The video shows a young black boy being treated like a pet by a wealthy white person. For instance, the boy/dog brings the newspaper to his/its “owner” and gets a treat as a reward. The message is that dogs have a better life than young blacks in South Africa, and that racism is to blame. This may be true. There’s still a lot of poverty there and things are only slowly improving. However, the video comes across as unnecessarily offensive, at least to me. I understand that it’s sometimes necessary to shock people in order to get a message across, but it’s not as if we don’t know that blacks in SA are often poor and hungry or that there’s racism in that particular country. I mean, I challenge you to think about “racist country” and come up with another country first.

After the video itself, there’s someone offering a short justification that sounds very unconvincing. “What if this advert changes a child’s life? What if it changes 3.5 million lives?”  Well, I’ve got news for you: adverts don’t do that. If you want to make a difference, donate directly.

More about this particular video is here. More human rights videos are here.

UPDATE: message received apparently. The video has now been made “private”… This way it’s “impact guaranteed”. A few screenshots that haven’t been censored:

1404838192-South Africa

Shock-Advert-Shows-Black-Boy-Being-Treated-Like-a-Dog-550x368

Here’s an incomplete pirate version:

 

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activism, human rights promotion

Human Rights Promotion (23): Moral vs Emotional Persuasion

Doku Umarov showing some moral disapproval

Doku Umarov showing some moral disapproval

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Actions are motivated by beliefs, at least to some extent. (I’ll come back to this in a minute). It’s safe to say that many actions are driven mainly by beliefs, beliefs both about the nature of facts and about how we should act – factual and moral beliefs in other words. Unsurprisingly therefore, many actions that result in rights violations are also caused by beliefs. Certain beliefs are harmful to human rights because they result in actions that violate those rights. I’ll focus here not on harmful beliefs that are self-interested – I find those rather boring – but rather on harmful moral beliefs: rights are often violated because of the view that other people should be forced to do what the coercers believe is the “right thing”. (FGM is an example that comes to mind.)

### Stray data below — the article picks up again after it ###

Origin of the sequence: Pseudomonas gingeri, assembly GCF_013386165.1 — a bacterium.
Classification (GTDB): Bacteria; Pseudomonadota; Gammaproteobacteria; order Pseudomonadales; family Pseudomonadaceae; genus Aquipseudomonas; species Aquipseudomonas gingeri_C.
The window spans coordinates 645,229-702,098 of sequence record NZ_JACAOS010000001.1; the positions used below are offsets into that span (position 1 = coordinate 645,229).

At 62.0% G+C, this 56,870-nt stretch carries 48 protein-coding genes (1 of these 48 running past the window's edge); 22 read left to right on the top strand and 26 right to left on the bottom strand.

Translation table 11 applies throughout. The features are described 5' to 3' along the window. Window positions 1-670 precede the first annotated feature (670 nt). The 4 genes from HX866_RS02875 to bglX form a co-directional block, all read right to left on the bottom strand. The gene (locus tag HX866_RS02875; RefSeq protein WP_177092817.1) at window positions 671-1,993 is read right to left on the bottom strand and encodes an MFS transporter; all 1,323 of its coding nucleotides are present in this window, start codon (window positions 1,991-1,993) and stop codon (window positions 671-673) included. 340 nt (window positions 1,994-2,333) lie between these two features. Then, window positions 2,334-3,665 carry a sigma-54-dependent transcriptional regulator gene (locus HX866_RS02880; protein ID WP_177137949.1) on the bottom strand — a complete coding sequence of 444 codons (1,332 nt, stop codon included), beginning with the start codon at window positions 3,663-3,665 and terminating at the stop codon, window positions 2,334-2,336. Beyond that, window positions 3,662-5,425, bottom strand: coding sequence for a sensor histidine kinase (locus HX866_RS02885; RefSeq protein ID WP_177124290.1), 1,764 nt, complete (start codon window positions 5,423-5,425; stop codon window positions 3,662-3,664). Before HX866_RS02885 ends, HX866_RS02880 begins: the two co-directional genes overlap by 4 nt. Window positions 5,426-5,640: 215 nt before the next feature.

Beliefs about how we should act are often based on beliefs about “facts” (for example the supposedly detrimental facts that result from failure to perform FGM, such as female promiscuity and bad hygiene). “Facts”, in turn, are seen through a thick interpretative layer of beliefs about morality, which is why I use the scare quotes. For example, if you oppose homosexuality for moral reasons (because “it’s wrong”), then you may tend to see homosexuality as “unnatural”, and this view is often proposed as factual. 

One way to undermine harmful moral beliefs is to attack their factual basis. We can point out the real facts (for example, that the Koran does not require FGM, or that women’s sexual morality and health do not require it). Of course, people who are for some reason intimately attached to certain beliefs will “find” other “facts” to support them. In some cases, however, challenging people’s factual beliefs can make them reject their harmful moral beliefs. At least that’s my belief.

We can also attack harmful moral beliefs directly and try to persuade people to change those beliefs irrespective of their factual basis. For example, we can stress inconsistencies or logical fallacies in ethical beliefs. We can say to racist Christians that the teachings of their God include statements about human equality and rules about neighborly love. And the naturalistic fallacy is abundant (“homosexuality is immoral because it is unnatural”; “we should not care about distant strangers because evolution has programmed us to take care of our own”, etc.). 

disgust

disgust

In short, there’s a whole lot we can say in order to undermine harmful moral beliefs and promote support and respect for human rights. Unfortunately, this will only work in some cases. Ask yourself how often you’ve modified your own moral beliefs. I myself can only come up with two examples: my views about criminal punishment and immigration. (To the extent that I’m quite ashamed of some of the older posts on this blog, to which I won’t link). When we do change our moral beliefs, it’s because we’ve become convinced that the facts on which we’ve based our moral beliefs aren’t what we thought they were (immigration isn’t harmful, capital punishment doesn’t deter, gay marriage doesn’t undermine traditional marriage etc.). When we change our moral beliefs, this is why we do it, not because we now see the moral truth of something (the truth of the rule that strangers have as many rights as we have, that criminal shouldn’t be treated as means to scare future criminals, that sexual orientation shouldn’t determine rights etc.).